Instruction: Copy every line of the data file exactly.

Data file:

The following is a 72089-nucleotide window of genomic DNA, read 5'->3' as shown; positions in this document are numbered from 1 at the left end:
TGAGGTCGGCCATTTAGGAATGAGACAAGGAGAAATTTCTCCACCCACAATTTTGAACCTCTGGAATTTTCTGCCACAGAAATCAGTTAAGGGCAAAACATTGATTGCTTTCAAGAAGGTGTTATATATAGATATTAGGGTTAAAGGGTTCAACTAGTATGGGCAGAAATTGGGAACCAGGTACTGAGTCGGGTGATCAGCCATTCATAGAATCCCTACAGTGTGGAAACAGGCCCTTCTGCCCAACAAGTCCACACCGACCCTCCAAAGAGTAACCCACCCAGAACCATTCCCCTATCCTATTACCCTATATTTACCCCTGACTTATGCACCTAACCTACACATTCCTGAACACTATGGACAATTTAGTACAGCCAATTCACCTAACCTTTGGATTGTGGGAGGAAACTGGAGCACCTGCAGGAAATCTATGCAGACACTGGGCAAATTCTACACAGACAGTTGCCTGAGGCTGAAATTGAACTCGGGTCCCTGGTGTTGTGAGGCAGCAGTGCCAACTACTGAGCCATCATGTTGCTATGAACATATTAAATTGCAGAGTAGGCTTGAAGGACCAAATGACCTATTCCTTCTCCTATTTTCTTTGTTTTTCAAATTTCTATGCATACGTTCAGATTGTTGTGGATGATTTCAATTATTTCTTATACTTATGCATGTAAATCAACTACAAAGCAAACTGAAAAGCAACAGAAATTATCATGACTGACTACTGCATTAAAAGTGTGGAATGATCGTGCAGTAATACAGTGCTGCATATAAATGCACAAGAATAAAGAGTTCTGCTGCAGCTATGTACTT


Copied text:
The following is a 72089-nucleotide window of genomic DNA, read 5'->3' as shown; positions in this document are numbered from 1 at the left end:
TGAGGTCGGCCATTTAGGAATGAGACAAGGAGAAATTTCTCCACCCACAATTTTGAACCTCTGGAATTTTCTGCCACAGAAATCAGTTAAGGGCAAAACATTGATTGCTTTCAAGAAGGTGTTATATATAGATATTAGGGTTAAAGGGTTCAACTAGTATGGGCAGAAATTGGGAACCAGGTACTGAGTCGGGTGATCAGCCATTCATAGAATCCCTACAGTGTGGAAACAGGCCCTTCTGCCCAACAAGTCCACACCGACCCTCCAAAGAGTAACCCACCCAGAACCATTCCCCTATCCTATTACCCTATATTTACCCCTGACTTATGCACCTAACCTACACATTCCTGAACACTATGGACAATTTAGTACAGCCAATTCACCTAACCTTTGGATTGTGGGAGGAAACTGGAGCACCTGCAGGAAATCTATGCAGACACTGGGCAAATTCTACACAGACAGTTGCCTGAGGCTGAAATTGAACTCGGGTCCCTGGTGTTGTGAGGCAGCAGTGCCAACTACTGAGCCATCATGTTGCTATGAACATATTAAATTGCAGAGTAGGCTTGAAGGACCAAATGACCTATTCCTTCTCCTATTTTCTTTGTTTTTCAAATTTCTATGCATACGTTCAGATTGTTGTGGATGATTTCAATTATTTCTTATACTTATGCATGTAAATCAACTACAAAGCAAACTGAAAAGCAACAGAAATTATCATGACTGACTACTGCATTAAAAGTGTGGAATGATCGTGCAGTAATACAGTGCTGCATATAAATGCACAAGAATAAAGAGTTCTGCTGCAGCTATGTACTT